LOOKING OVER THE GULF
The key to the close connection between President Trump and bin Salman is the crown prince of Abu Dhabi, Mohammed bin Zayed al-Nahyan. It was in May when bin Zayed went to the White House and met with Trump, laying the groundwork for the US president’s first foreign trip and a summit with Muslim leaders in Saudi Arabia. Analysts emphasized that the visit would provide a great opportunity for President Trump to build on a personal relationship with bin Zayed and the longtime alliance between Washington and Abu Dhabi. Trump welcomed bin Zayed by saying: “He is special. I respect him, and I’ve known him for a long time … [He] loves his country. I can tell you that [he] loves his country. And I think [he] loves the United States, which to us is very important.”
Today, it is clear that among the Gulf Cooperation Council (GCC) leaders, Mohammed bin Salman and Mohammed bin Zayed have the strongest and closest relationships with the United States. Besides, the relationship between the two Mohammeds is also strong. Bin Zayed involved the United Arab Emirates in the Saudi-led war in Yemen for the sake of his friendship with bin Salman, making their relations deeper despite the reservations of high-ranking Emirati officials over the conflict.
As soon as he became president, Trump has courted the Gulf princes for US interests in the Middle East. The two Mohammeds are the best bet for him. In fact, the princes have paved the way for Trump to diminish his European rivals’ standing in the Gulf so he can carry out his plan with low risk and high return for the US.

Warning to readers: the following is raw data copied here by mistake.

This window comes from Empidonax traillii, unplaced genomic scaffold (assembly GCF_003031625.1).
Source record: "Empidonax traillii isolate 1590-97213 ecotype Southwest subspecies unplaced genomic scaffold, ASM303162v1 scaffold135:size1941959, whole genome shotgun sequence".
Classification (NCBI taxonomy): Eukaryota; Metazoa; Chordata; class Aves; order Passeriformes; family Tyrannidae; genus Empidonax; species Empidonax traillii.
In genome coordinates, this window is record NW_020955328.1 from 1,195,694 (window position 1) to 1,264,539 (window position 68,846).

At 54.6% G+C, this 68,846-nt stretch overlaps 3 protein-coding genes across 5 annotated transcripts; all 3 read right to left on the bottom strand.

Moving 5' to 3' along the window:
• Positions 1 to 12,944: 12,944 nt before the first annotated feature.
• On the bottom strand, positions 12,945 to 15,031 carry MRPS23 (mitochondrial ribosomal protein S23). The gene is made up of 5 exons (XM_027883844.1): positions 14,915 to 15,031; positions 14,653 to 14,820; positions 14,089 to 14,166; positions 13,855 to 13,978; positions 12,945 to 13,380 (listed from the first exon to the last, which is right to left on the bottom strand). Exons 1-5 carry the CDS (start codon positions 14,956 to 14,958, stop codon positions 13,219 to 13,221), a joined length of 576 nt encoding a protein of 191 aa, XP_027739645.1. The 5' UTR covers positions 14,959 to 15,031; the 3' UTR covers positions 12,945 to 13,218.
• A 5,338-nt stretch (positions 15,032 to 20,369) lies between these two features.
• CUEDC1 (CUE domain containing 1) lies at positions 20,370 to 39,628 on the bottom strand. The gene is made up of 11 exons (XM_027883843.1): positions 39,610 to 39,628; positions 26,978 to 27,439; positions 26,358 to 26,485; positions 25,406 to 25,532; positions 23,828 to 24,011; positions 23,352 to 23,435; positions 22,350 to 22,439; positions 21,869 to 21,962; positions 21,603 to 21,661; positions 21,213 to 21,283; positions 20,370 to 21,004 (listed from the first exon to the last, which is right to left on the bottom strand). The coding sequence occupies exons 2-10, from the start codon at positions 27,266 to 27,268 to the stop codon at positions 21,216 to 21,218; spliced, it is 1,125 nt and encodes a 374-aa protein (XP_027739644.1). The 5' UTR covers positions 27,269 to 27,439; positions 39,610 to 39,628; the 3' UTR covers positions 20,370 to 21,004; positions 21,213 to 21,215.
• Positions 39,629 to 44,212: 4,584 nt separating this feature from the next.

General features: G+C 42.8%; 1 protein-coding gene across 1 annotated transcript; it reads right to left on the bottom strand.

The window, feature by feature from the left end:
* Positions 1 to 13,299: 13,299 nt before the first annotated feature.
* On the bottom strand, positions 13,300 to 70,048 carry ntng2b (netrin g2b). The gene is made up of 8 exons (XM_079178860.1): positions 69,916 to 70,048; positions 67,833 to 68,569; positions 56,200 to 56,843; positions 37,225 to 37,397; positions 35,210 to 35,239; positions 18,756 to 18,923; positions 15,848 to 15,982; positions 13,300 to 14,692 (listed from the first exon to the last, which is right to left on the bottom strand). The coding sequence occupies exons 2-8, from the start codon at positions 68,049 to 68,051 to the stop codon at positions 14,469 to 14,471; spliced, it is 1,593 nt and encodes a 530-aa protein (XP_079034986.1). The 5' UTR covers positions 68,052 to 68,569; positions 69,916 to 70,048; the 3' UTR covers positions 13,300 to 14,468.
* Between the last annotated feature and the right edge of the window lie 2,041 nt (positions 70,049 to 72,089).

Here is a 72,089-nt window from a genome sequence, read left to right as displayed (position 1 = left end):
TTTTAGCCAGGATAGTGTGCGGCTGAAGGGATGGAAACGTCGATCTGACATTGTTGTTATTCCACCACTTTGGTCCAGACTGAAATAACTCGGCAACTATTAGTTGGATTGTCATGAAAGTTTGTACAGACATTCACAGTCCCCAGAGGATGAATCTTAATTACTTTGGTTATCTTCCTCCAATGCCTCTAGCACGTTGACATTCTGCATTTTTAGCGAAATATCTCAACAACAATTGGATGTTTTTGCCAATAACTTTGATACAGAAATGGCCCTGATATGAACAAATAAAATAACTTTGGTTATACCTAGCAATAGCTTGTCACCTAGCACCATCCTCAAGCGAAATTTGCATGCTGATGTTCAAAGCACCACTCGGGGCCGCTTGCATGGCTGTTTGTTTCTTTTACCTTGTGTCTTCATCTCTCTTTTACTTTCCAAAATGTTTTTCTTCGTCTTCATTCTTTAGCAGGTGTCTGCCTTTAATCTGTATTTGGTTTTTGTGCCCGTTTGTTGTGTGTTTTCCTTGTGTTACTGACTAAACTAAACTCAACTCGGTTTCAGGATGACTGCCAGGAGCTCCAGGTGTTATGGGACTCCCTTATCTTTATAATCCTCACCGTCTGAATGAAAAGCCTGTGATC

Indeed, Trump does not follow the way of George W. Bush and Barack Obama, who wasted huge sums of money and unnecessary capital for getting directly involved in the ongoing crises and conflicts in the Middle East. Just in April, ahead of his visit to Riyadh, Trump said: “Frankly, Saudi Arabia has not treated us fairly, because we are losing a tremendous amount of money in defending Saudi Arabia.” He emphasized that Saudi Arabia and any other country that needs US support should pay the cost.
The princes are willing to pay first. They just expect Trump’s support for their ambitious dreams later. They believe with the help of Trump they can see their dreams come true in the near future.
With the soft coup in Saudi Arabia and based on reliable sources in political circles, a new coup is allegedly being planned by bin Zayed to be executed in the UAE. As Trump played his part in the reshuffle of Saudi Arabia for the succession of bin Salman, he could likely play a salient role in the apparent coup in the UAE — this time for the succession Mohammed bin Zayed.
Trump has invested in the two Mohammeds to begin and follow up on his coup domino plot among the GCC. These young leaders of the two most powerful countries in the Arabian Peninsula will lead Qatar, Bahrain, Oman and Kuwait to restructure the power order in their governments according to what President Trump orders them to. The plot could help Trump to have complete control over the Gulf in a way that he wishes for US interests.
The views expressed in this article are the author’s own and do not necessarily reflect Fair Observer’s editorial policy.